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Hamas Gaza leaders reiterate "We'll never recognise Israel"

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In the aftermath of the recent Qatari-brokered reconciliation agreement between Hamas leader Khaled Meshaal and Palestinian Authority President Mahmoud Abbas, many have suggested that Hamas is moderating both its long-standing goals of Israel's destruction and its traditional rejection of any negotiations with Israel. But Hamas' leadership in Gaza, spearheaded Prime Minister Ismail Haniyeh and Foreign Minister Mahmoud al-Zahar, has been making it very clear that they do not support any such change.

Haniyeh used the opportunity of a visit to Iran over the weekend to reiterate the group's determination to not recognise Israel.

Invited to Iran to participate in celebrations marking the 33rd anniversary of the Islamic Revolution, Haniyeh told a crowd in Teheran on Saturday, as the AFP reported:

"As the representative of the Palestinan people and in the name of all the world's freedom seekers, I am announcing from Azadi Square in Tehran that we will never recognise Israel," Haniyeh said.

Haniyah was sharing a platform with Iranian President Mahmoud Ahmadinejad at the time, who used the occasion to boast about Iranian support for Holocaust denial. He reportedly said:

"The Iranian nation has smashed a new and modern idol. The world arrogance (the United States) and colonialists (the West), in order to dominate the world, created an idol called the Zionist regime (Israel)... The spirit of this idol was a story called the Holocaust... The Iranian nation with courage and wisdom smashed this idol to free the people of the West (of its hold)."

Haniyeh also met with Iran's Supreme Leader Ali Khameini during his visit.

On Sunday, Khameni voiced his country's full support for Hamas in its fight against Israel and said Teheran considers the Palestinian issue an "Islamic cause."

Haniya was quoted as telling Khamenei that the goal of Hamas remained "freedom of all the Palestinian land from the (Mediterranean) sea to the (Jordan) river, the refusal of peace talks and the Islamic character of the Palestinian struggle."

Back in Gaza, another top Hamas official criticised the Meshaal-Abbas agreement. <>

"Handing the reins of government to Abbas is completely unacceptable," said Hamas strongman Zahar. "It's a strategically erroneous plan."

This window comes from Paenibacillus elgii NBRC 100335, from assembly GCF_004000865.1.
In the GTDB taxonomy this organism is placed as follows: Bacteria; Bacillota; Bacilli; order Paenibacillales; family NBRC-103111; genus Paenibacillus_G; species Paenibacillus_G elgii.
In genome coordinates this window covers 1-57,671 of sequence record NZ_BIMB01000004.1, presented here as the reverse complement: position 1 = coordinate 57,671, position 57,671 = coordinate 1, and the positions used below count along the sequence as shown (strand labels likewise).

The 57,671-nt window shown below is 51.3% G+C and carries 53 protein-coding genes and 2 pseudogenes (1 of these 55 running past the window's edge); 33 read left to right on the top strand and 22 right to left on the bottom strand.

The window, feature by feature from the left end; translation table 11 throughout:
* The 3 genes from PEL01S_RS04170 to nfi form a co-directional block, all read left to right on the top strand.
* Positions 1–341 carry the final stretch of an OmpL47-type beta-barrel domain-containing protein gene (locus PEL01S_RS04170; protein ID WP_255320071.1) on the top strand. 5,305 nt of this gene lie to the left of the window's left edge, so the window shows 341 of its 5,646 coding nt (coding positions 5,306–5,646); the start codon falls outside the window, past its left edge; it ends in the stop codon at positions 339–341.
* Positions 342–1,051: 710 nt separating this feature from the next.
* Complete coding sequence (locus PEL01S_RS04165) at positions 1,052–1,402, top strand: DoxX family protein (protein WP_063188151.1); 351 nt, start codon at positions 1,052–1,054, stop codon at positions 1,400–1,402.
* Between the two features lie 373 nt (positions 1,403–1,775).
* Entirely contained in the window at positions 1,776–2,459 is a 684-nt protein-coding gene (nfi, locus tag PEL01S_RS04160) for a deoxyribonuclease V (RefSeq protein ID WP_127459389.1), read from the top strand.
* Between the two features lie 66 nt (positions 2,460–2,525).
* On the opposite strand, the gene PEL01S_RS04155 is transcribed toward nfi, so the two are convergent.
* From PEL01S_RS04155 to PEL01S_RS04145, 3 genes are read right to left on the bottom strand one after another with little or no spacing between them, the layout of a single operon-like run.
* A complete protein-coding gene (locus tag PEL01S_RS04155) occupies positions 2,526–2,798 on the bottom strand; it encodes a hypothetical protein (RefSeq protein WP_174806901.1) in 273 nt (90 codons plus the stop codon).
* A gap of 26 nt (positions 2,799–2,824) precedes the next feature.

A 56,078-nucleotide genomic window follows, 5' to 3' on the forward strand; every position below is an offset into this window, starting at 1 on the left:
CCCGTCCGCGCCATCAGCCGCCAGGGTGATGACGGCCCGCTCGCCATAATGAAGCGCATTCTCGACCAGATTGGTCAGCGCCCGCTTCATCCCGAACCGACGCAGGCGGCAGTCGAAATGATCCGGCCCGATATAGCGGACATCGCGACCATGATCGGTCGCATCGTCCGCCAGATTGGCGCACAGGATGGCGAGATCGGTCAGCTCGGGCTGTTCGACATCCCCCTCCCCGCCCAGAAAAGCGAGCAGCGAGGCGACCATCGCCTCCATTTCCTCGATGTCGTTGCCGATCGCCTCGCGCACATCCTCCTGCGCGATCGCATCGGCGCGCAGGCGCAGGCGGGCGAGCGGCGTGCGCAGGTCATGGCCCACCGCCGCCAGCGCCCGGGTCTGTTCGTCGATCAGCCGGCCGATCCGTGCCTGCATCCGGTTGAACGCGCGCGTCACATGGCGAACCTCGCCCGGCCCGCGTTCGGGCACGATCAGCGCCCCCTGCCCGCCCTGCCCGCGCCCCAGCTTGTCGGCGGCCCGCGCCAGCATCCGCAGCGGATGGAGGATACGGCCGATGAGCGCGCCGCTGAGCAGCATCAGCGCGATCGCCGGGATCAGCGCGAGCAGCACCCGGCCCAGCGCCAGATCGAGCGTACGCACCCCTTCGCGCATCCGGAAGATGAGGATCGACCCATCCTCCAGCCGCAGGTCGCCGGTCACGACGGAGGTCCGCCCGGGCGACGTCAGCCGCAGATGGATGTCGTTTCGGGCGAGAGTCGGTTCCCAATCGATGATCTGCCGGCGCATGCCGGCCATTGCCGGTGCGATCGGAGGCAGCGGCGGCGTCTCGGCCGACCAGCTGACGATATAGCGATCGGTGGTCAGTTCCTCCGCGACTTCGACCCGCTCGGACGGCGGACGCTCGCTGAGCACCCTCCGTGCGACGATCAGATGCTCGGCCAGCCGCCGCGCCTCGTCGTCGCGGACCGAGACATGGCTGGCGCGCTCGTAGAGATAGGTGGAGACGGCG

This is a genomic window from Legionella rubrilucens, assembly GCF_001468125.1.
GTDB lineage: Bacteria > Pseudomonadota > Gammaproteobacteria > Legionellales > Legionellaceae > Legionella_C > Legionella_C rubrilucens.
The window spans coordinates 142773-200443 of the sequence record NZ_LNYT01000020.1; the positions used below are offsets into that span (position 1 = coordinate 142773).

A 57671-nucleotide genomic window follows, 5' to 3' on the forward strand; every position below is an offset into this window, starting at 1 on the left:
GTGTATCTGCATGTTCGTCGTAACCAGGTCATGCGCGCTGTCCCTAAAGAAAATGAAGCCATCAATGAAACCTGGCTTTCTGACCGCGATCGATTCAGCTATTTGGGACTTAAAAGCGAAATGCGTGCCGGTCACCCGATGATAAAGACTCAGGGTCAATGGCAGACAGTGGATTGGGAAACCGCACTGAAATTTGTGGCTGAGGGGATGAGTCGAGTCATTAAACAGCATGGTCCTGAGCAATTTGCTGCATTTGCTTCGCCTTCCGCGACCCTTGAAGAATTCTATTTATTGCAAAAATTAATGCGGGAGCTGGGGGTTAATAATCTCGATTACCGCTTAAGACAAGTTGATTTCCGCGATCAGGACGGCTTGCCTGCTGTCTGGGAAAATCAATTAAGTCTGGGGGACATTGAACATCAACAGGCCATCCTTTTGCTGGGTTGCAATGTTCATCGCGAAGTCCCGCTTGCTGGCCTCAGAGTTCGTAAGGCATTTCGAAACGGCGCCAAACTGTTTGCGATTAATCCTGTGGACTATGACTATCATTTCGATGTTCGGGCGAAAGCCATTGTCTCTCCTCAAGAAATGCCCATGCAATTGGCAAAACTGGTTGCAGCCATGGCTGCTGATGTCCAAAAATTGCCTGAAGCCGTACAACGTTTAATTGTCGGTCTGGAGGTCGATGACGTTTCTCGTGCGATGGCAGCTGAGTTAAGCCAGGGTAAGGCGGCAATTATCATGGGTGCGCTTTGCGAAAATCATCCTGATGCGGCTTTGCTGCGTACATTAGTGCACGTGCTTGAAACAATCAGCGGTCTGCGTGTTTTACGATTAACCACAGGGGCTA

Meanwhile, Mkhaimar Abusada, a political-science professor at Al Azhar University in Gaza Ctiy, commented to the Wall Street Journal about Hamas' growing rift.

"It's very noticeable that the Hamas leadership in Gaza is drifting away from the Hamas exiled leadership," Abusada said. "Meshal has been weakened. He is trying to show some moderation because of the changes in the Middle East. But the Hamas leaders in Gaza Strip are on their own territory and not as affected."

In another interview with Al Arabiya, Abusada opined that the unrest in Syria is causing Meshaal to reconsider the group's allegiance to the Syria-Iran axis. However, he said, the Gazan leadership see things differently.

Abusada added, divisions inside Hamas were made clear when the resistance movement was required to take a stance as far as the Syrian crisis is concerned and the general inclination was to reject Iran's demand that Hamas support Bashar al-Assad's regime like Lebanon's Hezbollah did.
"Meshaal was in the camp that favored distancing itself from Iran and Syria and getting closer to the Sunni axis represented by Turkey, Qatar, and the Palestinian president."

That is why, he pointed out, this visit seems to have been an explicit rejection of Meshaal's stance and that of the majority of Hamas leaders.
"This move by Haniyah and any similar moves likely to take place by Hamas leaders at home can be attributed to financial factors."
Abusada explained that Hamas in Gaza is more in need of financial aid from external powers and that is why it is in its best interest not to contradict Iran.

Ahron Shapiro

 

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